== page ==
The only way people are going to see the benefits of going to a hybrid vehicle from a standard vehicle is to show it to them in dollar value. Currently if you add up the cost of a hybrid and compare it's counterparts cost (Prius/Corolla, Civic/Civic HB), the cost of a hybrid is more than a typical car. I have taken into account only a few small items, but it seems these are the most prudent; MSRP (yes I know that is not what I will pay), Average Mileage (Based on EPA Testing), repair cost, and curent fuel cost.

I have used the Prius and Corolla as the subject Matter. The Prius has an MSRP of $21,500. Its fuel cost over five years is $8,157. (Based the american average driving of 15,000m/yr, fuel economy of 46m/g) And an average repair cost of $718 over five years. There is not a tax write off any more because Toyota has exceeded the 60,000 production mark of the vehicle. That brings the total cost of the Prius to $29,065.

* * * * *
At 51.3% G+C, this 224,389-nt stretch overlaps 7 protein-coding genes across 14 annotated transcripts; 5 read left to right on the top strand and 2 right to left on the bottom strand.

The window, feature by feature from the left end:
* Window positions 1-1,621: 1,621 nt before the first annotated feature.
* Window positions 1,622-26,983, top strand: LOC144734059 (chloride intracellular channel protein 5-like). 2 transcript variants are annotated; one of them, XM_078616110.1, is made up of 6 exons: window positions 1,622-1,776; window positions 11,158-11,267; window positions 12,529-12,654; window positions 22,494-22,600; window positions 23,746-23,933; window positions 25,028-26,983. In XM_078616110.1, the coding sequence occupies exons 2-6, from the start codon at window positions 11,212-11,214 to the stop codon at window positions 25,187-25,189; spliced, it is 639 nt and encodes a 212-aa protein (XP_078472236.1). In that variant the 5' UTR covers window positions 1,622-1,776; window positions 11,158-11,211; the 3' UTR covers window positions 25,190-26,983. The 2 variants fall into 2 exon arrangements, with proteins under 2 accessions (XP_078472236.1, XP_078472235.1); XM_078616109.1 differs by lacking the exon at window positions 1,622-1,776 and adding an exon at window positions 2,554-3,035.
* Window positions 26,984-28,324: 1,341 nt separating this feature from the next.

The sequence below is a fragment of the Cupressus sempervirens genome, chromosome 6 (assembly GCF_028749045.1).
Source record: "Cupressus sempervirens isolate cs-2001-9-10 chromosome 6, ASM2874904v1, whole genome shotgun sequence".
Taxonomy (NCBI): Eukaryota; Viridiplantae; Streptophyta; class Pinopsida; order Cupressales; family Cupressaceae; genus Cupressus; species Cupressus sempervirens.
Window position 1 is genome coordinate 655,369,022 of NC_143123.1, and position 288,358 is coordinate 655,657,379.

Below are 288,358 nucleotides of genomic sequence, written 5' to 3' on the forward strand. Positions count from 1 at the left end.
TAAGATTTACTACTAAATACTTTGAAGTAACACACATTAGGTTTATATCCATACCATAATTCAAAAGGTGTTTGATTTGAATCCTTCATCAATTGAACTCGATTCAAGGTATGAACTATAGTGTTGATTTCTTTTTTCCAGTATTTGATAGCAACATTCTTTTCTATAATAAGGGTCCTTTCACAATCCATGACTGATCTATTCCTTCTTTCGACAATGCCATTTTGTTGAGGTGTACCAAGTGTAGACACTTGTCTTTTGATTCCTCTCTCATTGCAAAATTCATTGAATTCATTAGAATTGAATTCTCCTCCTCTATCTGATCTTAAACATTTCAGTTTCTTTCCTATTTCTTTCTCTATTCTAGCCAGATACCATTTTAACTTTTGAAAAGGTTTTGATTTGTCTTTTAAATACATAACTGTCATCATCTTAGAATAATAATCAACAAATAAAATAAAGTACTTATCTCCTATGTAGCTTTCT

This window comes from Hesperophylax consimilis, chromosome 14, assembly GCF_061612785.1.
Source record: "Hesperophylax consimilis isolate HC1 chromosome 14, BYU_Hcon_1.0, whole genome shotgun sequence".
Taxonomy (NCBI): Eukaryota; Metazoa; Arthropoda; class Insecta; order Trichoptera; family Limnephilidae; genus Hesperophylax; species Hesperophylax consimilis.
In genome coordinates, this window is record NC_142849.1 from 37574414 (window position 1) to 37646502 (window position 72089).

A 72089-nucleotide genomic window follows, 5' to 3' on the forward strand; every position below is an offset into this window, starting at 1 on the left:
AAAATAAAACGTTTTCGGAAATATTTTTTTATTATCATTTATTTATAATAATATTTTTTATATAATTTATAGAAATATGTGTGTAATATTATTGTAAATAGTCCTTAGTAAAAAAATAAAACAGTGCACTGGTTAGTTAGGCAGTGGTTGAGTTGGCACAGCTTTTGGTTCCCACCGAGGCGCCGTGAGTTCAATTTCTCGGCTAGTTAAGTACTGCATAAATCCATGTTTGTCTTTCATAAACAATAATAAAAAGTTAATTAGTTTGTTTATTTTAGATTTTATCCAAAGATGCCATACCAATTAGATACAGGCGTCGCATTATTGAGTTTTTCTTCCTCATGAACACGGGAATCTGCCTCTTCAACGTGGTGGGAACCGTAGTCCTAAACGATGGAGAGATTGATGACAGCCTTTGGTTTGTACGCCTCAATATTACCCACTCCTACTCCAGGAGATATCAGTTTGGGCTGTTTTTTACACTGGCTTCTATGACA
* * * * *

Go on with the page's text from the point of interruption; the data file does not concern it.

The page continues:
The Corolla has an MSRP of $15,250. Its fuel cost is $10,867 over five years (29m/gal). And an average repair cost of $680. The total cost of the Corolla is $26,792. The difference between the two is $2,273.83.

Current fuel cost here in Oregon is right around $4.20/gal which is higher than most of the country. For the hybrid to be a suitable choice for most people, since money is a prime factor in decision making, gas would have to be right around $7.00/gal. If the current market for Light Sweet Crude oil continuesto grow, I wouldn't be surprised if we see that price around Chrsitmas 2009. Hopefully, by them the US Dollar will have regained some stregth to give it more purchasing power.

I am not going to get into a discussion about the cost of a new battery system. Just like most batteries out there, they will need to be replaced. But, according to toyota they have had a failure rate on the batteries of .03, if I read the data correctly. The age of the cars is still to young to support any data on failure rate of the batteries. I would say ten years will tell the tale.